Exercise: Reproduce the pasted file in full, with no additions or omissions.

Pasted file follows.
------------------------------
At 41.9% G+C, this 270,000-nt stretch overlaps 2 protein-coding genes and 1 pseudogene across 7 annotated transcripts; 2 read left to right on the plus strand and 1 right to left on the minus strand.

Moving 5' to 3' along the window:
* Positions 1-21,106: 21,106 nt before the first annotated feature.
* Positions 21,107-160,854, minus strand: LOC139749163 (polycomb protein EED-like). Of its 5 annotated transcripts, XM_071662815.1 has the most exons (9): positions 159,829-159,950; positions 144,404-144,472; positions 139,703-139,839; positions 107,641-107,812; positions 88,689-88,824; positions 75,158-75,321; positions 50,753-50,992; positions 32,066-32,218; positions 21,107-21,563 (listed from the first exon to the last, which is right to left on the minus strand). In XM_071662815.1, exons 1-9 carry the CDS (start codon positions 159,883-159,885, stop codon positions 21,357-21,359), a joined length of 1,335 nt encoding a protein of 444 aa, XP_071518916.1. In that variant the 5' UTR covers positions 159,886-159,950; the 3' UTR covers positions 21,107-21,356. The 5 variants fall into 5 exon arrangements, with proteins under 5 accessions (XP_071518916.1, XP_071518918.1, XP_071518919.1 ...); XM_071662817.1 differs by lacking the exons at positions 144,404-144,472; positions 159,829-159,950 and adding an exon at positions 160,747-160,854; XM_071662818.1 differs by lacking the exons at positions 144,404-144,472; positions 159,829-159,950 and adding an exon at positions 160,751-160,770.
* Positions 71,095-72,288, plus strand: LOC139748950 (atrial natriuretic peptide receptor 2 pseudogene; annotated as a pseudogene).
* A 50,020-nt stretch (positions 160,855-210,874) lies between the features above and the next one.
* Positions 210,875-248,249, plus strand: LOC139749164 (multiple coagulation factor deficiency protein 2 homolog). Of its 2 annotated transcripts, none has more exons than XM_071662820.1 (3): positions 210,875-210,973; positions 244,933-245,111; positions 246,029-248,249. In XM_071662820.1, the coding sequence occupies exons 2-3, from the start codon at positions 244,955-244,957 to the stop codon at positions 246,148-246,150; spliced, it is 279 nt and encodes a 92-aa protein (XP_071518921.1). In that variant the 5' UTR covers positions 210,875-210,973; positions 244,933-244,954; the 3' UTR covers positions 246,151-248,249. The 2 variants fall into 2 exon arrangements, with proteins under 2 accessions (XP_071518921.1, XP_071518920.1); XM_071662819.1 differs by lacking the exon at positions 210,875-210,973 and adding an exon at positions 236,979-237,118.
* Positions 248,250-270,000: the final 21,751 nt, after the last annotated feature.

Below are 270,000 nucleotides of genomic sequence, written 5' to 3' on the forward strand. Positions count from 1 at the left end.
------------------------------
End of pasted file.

At 41.9% G+C, this 270,000-nt stretch overlaps 2 protein-coding genes and 1 pseudogene across 7 annotated transcripts; 2 read left to right on the plus strand and 1 right to left on the minus strand.

Moving 5' to 3' along the window:
* Positions 1-21,106: 21,106 nt before the first annotated feature.
* Positions 21,107-160,854, minus strand: LOC139749163 (polycomb protein EED-like). Of its 5 annotated transcripts, XM_071662815.1 has the most exons (9): positions 159,829-159,950; positions 144,404-144,472; positions 139,703-139,839; positions 107,641-107,812; positions 88,689-88,824; positions 75,158-75,321; positions 50,753-50,992; positions 32,066-32,218; positions 21,107-21,563 (listed from the first exon to the last, which is right to left on the minus strand). In XM_071662815.1, exons 1-9 carry the CDS (start codon positions 159,883-159,885, stop codon positions 21,357-21,359), a joined length of 1,335 nt encoding a protein of 444 aa, XP_071518916.1. In that variant the 5' UTR covers positions 159,886-159,950; the 3' UTR covers positions 21,107-21,356. The 5 variants fall into 5 exon arrangements, with proteins under 5 accessions (XP_071518916.1, XP_071518918.1, XP_071518919.1 ...); XM_071662817.1 differs by lacking the exons at positions 144,404-144,472; positions 159,829-159,950 and adding an exon at positions 160,747-160,854; XM_071662818.1 differs by lacking the exons at positions 144,404-144,472; positions 159,829-159,950 and adding an exon at positions 160,751-160,770.
* Positions 71,095-72,288, plus strand: LOC139748950 (atrial natriuretic peptide receptor 2 pseudogene; annotated as a pseudogene).
* A 50,020-nt stretch (positions 160,855-210,874) lies between the features above and the next one.
* Positions 210,875-248,249, plus strand: LOC139749164 (multiple coagulation factor deficiency protein 2 homolog). Of its 2 annotated transcripts, none has more exons than XM_071662820.1 (3): positions 210,875-210,973; positions 244,933-245,111; positions 246,029-248,249. In XM_071662820.1, the coding sequence occupies exons 2-3, from the start codon at positions 244,955-244,957 to the stop codon at positions 246,148-246,150; spliced, it is 279 nt and encodes a 92-aa protein (XP_071518921.1). In that variant the 5' UTR covers positions 210,875-210,973; positions 244,933-244,954; the 3' UTR covers positions 246,151-248,249. The 2 variants fall into 2 exon arrangements, with proteins under 2 accessions (XP_071518921.1, XP_071518920.1); XM_071662819.1 differs by lacking the exon at positions 210,875-210,973 and adding an exon at positions 236,979-237,118.
* Positions 248,250-270,000: the final 21,751 nt, after the last annotated feature.

Below are 270,000 nucleotides of genomic sequence, written 5' to 3' on the forward strand. Positions count from 1 at the left end.